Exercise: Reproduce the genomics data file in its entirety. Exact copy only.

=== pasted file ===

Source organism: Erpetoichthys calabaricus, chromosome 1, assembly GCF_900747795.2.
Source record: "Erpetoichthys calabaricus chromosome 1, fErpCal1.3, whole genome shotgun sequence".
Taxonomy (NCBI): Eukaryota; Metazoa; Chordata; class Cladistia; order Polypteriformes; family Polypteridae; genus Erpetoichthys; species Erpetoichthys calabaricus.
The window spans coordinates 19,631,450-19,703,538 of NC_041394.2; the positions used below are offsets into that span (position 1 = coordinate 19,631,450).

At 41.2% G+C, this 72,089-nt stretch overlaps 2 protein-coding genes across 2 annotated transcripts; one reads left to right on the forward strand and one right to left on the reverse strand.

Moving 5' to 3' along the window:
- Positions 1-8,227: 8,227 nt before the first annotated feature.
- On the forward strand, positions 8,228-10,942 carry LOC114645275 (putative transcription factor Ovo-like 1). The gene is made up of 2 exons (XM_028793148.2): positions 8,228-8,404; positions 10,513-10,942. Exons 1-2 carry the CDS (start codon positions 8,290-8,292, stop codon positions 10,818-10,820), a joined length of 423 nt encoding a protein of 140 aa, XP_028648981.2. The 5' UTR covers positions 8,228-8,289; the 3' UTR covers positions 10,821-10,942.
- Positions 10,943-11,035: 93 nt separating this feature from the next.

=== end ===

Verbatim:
Source organism: Erpetoichthys calabaricus, chromosome 1, assembly GCF_900747795.2.
Source record: "Erpetoichthys calabaricus chromosome 1, fErpCal1.3, whole genome shotgun sequence".
Taxonomy (NCBI): Eukaryota; Metazoa; Chordata; class Cladistia; order Polypteriformes; family Polypteridae; genus Erpetoichthys; species Erpetoichthys calabaricus.
The window spans coordinates 19,631,450-19,703,538 of NC_041394.2; the positions used below are offsets into that span (position 1 = coordinate 19,631,450).

At 41.2% G+C, this 72,089-nt stretch overlaps 2 protein-coding genes across 2 annotated transcripts; one reads left to right on the forward strand and one right to left on the reverse strand.

Moving 5' to 3' along the window:
- Positions 1-8,227: 8,227 nt before the first annotated feature.
- On the forward strand, positions 8,228-10,942 carry LOC114645275 (putative transcription factor Ovo-like 1). The gene is made up of 2 exons (XM_028793148.2): positions 8,228-8,404; positions 10,513-10,942. Exons 1-2 carry the CDS (start codon positions 8,290-8,292, stop codon positions 10,818-10,820), a joined length of 423 nt encoding a protein of 140 aa, XP_028648981.2. The 5' UTR covers positions 8,228-8,289; the 3' UTR covers positions 10,821-10,942.
- Positions 10,943-11,035: 93 nt separating this feature from the next.